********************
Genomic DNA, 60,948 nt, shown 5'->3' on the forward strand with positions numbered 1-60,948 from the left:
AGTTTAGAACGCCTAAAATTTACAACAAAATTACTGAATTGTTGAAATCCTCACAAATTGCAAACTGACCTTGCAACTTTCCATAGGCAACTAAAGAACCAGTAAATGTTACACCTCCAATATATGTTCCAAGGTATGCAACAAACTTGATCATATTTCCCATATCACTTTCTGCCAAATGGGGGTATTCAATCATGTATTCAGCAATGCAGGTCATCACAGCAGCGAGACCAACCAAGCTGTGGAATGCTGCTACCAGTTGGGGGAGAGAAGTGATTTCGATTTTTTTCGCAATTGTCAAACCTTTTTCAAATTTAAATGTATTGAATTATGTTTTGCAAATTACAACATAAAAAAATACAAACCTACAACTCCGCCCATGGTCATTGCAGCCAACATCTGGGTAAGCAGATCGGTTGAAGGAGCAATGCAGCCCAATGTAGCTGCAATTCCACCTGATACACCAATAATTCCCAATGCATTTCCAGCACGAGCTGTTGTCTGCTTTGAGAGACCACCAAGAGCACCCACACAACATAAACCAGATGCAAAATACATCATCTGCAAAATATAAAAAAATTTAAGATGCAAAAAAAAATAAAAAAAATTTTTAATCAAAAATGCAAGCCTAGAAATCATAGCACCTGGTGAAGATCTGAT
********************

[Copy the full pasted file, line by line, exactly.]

Genomic DNA, 60,948 nt, shown 5'->3' on the forward strand with positions numbered 1-60,948 from the left:
AGTTTAGAACGCCTAAAATTTACAACAAAATTACTGAATTGTTGAAATCCTCACAAATTGCAAACTGACCTTGCAACTTTCCATAGGCAACTAAAGAACCAGTAAATGTTACACCTCCAATATATGTTCCAAGGTATGCAACAAACTTGATCATATTTCCCATATCACTTTCTGCCAAATGGGGGTATTCAATCATGTATTCAGCAATGCAGGTCATCACAGCAGCGAGACCAACCAAGCTGTGGAATGCTGCTACCAGTTGGGGGAGAGAAGTGATTTCGATTTTTTTCGCAATTGTCAAACCTTTTTCAAATTTAAATGTATTGAATTATGTTTTGCAAATTACAACATAAAAAAATACAAACCTACAACTCCGCCCATGGTCATTGCAGCCAACATCTGGGTAAGCAGATCGGTTGAAGGAGCAATGCAGCCCAATGTAGCTGCAATTCCACCTGATACACCAATAATTCCCAATGCATTTCCAGCACGAGCTGTTGTCTGCTTTGAGAGACCACCAAGAGCACCCACACAACATAAACCAGATGCAAAATACATCATCTGCAAAATATAAAAAAATTTAAGATGCAAAAAAAAATAAAAAAAATTTTTAATCAAAAATGCAAGCCTAGAAATCATAGCACCTGGTGAAGATCTGAT